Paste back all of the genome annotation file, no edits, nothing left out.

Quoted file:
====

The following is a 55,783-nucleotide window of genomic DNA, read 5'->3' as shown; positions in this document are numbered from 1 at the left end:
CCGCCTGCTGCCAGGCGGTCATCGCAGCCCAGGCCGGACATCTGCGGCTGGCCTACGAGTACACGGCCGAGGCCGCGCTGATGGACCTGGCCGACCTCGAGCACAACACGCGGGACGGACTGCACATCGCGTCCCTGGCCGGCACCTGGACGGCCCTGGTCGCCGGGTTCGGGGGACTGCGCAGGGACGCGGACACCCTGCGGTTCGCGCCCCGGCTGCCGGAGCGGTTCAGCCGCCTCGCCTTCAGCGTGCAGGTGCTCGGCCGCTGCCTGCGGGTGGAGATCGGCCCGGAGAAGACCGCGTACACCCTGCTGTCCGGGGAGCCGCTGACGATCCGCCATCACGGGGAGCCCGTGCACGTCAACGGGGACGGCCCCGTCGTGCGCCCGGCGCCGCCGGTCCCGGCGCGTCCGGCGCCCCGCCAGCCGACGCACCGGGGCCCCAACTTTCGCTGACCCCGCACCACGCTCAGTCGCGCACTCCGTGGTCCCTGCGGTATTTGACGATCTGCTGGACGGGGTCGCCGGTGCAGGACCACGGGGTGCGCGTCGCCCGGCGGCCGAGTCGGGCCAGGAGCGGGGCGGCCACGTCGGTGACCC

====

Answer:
The following is a 55,783-nucleotide window of genomic DNA, read 5'->3' as shown; positions in this document are numbered from 1 at the left end:
CCGCCTGCTGCCAGGCGGTCATCGCAGCCCAGGCCGGACATCTGCGGCTGGCCTACGAGTACACGGCCGAGGCCGCGCTGATGGACCTGGCCGACCTCGAGCACAACACGCGGGACGGACTGCACATCGCGTCCCTGGCCGGCACCTGGACGGCCCTGGTCGCCGGGTTCGGGGGACTGCGCAGGGACGCGGACACCCTGCGGTTCGCGCCCCGGCTGCCGGAGCGGTTCAGCCGCCTCGCCTTCAGCGTGCAGGTGCTCGGCCGCTGCCTGCGGGTGGAGATCGGCCCGGAGAAGACCGCGTACACCCTGCTGTCCGGGGAGCCGCTGACGATCCGCCATCACGGGGAGCCCGTGCACGTCAACGGGGACGGCCCCGTCGTGCGCCCGGCGCCGCCGGTCCCGGCGCGTCCGGCGCCCCGCCAGCCGACGCACCGGGGCCCCAACTTTCGCTGACCCCGCACCACGCTCAGTCGCGCACTCCGTGGTCCCTGCGGTATTTGACGATCTGCTGGACGGGGTCGCCGGTGCAGGACCACGGGGTGCGCGTCGCCCGGCGGCCGAGTCGGGCCAGGAGCGGGGCGGCCACGTCGGTGACCC